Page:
Aloha Africa 2009: A Rewarding Experience

I am so fortunate to be able to give the gift of hula.  I have had a handful of inspiring na kumu hula (hula teachers). But, my main resource, Roselle Keli’ihonipua Bailey has been the most inspirational kumu hula in my life. I honor my teachers and their teachers before them by passing on the knowledge. This is how one keeps culture alive. Aloha Africa- a cultural exchange, the brain-child of isa Maria, has been accomplishing just that. isa Maria has made many personal sacrifices and worked persistently to bring  three Ghanaian artists to share their skills of traditional music and dance with Kaua’i.

Ernest Borketey, Nii Anang and Obuobi Ashong were initially to arrive together with Mercy Fofoe Addy, a female dancer/instructor, but, because her visa application was not approved, the three men came on their own. The disappointment of Mercy’s absence became a blessing in disguise as it became an opportunity for Nii Anang to teach the traditional dances and songs of their homeland, Ghana.  With Obuobi and Ernest on musical accompaniment, as well as, the constant musical support from Kaua’i members Paul Jardin and isa Maria on drums, and I on percussion, classes were enjoyed by regular participants.

Each Thursday Ernest, Nii Anang and Obuobi would come to my home for two hours of hula instruction. isa was alaka’i (lead dancer/assistant) for the class, actively supporting my instruction.   Obuobi willingly took on the role of ho’opa’a   (chanter/drummer), while Ernest and Nii Anang practiced their skills as ‘olapa {dancer}. They learned to enter the dance platform with Ho’opuka, and then, presented Huki I Ke Kalo and Ula No Weo, traditional ipu hula.  Obuobi’s guitar skills made it seem easy for them to learn Kanaka Waiwai, a hula noho (kneeling hula).  They worked very hard to learn and pronounce the ‘olelo, the words of the song, which they sang all together in beautiful rich harmonies while dancing.   I gave Obuobi and old recording of Na Kaholokula playing the song, Kanaio. He memorized it and has performed it beautifully with isa dancing and singing along with him.  It is a delight to the senses. They, as well as the other members of the ensemble, have learned the chant, “Aloha Tatou”. The rich and varied voices of our welcoming presentations have mesmerized our audiences and created a strong bond within our group.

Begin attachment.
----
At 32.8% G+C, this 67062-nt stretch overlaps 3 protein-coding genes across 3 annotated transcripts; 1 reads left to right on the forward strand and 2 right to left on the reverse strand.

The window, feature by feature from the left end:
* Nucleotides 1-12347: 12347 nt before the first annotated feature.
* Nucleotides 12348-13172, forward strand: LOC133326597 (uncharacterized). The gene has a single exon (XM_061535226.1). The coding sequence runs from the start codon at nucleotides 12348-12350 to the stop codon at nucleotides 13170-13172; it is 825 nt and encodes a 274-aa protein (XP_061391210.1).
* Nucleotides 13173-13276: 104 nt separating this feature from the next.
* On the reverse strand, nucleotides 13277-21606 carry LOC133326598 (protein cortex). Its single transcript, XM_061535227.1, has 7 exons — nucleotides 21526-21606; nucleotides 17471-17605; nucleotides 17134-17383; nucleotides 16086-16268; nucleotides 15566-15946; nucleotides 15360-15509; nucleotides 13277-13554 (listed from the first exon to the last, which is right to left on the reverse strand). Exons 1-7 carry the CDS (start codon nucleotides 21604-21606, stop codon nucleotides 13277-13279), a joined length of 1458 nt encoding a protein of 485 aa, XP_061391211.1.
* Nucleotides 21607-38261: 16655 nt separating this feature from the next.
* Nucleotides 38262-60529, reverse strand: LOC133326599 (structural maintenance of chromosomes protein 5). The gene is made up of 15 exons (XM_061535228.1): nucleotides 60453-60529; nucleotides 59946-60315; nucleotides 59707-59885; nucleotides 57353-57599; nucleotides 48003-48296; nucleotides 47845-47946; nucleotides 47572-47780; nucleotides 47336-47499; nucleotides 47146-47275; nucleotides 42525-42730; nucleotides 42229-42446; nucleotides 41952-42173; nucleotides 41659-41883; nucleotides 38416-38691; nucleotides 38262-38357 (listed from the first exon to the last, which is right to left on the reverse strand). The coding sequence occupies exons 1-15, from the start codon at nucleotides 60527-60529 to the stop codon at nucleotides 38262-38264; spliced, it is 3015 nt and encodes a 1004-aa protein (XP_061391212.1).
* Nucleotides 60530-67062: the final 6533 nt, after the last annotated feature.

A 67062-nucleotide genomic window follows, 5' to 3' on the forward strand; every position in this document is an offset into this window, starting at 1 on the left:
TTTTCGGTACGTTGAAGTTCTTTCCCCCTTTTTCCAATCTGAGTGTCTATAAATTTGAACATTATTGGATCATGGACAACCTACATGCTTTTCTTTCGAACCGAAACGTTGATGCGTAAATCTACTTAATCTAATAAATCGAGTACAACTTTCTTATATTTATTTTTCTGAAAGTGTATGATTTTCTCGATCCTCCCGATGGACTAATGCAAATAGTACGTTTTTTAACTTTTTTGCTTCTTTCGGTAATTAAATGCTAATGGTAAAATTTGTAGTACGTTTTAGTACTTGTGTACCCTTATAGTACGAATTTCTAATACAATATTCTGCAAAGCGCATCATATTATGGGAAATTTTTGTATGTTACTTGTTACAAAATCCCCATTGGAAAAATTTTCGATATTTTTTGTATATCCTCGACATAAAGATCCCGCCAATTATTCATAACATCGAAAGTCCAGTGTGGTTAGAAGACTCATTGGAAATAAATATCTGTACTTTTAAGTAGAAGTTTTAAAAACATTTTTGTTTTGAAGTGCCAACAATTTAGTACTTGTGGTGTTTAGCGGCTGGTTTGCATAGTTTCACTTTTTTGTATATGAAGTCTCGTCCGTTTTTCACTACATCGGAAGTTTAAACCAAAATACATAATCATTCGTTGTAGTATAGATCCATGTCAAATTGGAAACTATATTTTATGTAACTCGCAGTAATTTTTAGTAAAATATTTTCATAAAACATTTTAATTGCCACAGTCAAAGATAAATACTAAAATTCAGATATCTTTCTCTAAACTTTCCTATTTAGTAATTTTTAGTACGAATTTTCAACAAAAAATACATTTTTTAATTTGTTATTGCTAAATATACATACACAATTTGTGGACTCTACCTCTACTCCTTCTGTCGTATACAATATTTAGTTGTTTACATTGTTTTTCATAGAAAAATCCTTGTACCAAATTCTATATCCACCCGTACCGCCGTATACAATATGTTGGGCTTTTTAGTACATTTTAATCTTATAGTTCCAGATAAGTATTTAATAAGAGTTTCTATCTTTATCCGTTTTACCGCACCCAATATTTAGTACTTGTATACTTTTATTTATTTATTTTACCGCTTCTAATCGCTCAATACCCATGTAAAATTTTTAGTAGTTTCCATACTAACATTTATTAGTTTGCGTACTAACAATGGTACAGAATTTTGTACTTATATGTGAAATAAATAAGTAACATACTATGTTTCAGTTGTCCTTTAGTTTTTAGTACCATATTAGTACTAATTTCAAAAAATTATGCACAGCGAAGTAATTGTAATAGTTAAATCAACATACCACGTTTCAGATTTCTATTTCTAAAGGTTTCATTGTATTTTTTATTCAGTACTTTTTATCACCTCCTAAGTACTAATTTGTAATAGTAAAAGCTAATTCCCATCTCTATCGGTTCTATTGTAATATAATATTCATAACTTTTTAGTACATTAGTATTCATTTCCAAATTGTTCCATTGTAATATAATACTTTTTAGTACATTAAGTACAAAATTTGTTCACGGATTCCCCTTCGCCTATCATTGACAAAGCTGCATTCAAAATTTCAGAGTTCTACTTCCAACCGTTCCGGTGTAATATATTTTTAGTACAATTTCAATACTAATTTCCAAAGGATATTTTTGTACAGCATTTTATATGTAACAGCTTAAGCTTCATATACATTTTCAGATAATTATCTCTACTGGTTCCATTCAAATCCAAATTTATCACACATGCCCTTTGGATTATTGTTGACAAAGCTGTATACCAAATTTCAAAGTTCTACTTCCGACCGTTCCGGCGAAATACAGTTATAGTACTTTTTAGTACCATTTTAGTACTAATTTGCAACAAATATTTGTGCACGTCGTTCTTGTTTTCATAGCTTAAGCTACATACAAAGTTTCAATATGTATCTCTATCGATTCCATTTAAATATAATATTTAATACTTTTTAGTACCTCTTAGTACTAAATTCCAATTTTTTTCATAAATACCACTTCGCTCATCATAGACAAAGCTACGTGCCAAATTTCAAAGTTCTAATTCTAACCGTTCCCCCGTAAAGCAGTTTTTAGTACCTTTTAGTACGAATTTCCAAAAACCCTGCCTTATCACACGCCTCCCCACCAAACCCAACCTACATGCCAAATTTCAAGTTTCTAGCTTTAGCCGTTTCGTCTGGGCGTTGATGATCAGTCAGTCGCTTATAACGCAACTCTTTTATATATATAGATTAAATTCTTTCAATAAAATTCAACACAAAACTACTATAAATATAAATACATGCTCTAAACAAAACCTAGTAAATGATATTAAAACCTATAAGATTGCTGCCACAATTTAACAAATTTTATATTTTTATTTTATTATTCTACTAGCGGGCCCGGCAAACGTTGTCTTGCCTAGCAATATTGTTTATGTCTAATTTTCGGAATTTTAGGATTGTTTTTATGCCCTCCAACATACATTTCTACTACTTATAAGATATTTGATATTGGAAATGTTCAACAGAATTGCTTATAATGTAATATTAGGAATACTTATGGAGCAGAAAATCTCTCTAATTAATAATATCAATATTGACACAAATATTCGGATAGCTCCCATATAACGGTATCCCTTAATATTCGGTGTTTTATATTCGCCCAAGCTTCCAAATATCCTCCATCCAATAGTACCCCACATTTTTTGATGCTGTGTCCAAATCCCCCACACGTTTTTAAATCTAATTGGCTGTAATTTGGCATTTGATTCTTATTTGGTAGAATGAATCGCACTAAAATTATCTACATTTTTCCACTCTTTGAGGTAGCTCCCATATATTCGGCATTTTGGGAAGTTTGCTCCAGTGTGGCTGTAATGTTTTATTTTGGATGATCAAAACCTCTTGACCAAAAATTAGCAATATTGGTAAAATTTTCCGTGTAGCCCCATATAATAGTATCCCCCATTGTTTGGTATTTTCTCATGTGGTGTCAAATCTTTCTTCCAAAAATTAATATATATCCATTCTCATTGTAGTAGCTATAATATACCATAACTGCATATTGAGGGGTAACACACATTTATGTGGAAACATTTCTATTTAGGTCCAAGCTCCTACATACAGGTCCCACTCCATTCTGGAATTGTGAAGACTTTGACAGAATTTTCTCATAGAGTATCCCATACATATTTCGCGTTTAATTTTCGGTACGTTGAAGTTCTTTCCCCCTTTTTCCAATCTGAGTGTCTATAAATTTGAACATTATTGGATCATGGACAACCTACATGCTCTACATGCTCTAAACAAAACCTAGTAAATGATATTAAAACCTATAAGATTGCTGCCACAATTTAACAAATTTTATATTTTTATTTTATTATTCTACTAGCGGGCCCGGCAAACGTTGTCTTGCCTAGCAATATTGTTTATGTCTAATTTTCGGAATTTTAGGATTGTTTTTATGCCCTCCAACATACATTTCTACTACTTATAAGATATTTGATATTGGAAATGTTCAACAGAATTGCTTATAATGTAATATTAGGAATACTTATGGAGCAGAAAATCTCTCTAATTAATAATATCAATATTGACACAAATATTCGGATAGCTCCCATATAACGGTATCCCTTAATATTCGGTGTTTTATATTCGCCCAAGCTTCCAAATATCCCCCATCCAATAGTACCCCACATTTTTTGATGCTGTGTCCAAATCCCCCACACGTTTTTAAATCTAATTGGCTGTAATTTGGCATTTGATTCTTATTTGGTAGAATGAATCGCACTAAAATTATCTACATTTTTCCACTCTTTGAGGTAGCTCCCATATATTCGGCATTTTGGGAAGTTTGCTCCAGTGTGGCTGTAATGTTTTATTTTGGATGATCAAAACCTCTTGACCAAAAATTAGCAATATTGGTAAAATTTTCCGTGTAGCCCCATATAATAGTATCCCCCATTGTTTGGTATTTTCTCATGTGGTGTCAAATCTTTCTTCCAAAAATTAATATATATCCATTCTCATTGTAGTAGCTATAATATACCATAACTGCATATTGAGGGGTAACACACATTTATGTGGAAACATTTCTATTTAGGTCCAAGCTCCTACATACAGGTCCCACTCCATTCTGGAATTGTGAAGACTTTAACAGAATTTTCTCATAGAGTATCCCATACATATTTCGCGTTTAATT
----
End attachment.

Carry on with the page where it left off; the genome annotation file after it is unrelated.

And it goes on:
The day before Ho’ike I brought them up the mountain to Koke’e to gather palapalai fern. I taught them to hili (braid) the ferns into leis for their presentation at our final concert. We went to the first Kalalau lookout to oli (chant) to the place, but, there was construction work being done and the noises and distractions made it very unfavorable to enjoy the view. In addition, the noe noe (mist) was so very thick. All we could see was white. So, we decided to go to the second lookout. We sat on a grassy patch near the edge of the valley to eat our lunch and wait. “Waiting fills/Perseverance futhers” and as we waited, we chanted “O Kalalau” towards/into the valley.  Lo and behold, the ancestors were listening because the mist parted and we were given a magical view of the pali (ridge).  Mahalo ke Akua
With all our rehearsals and preparations behind us, we were ready for our ho’ike (show) the next evening. The auditorium was filled to capacity. The energy level was high and as the contagious energy continued to build, the audience was out of their seats and dancing with joyful enthusiasm. There was no separation between performer and audience. There was only lokahi (unity).”Ekome fee moh”(togetherness) is the Ghanaian expression.  A feeling of mutual admiration and a celebrated time was experienced by all.

Our time together is (finished) pau for now, but we are forever connected through the music and the dance.   Aloha Africa 2009-cultural exchange has truly been a successful experience.  We have realized the oneness in All.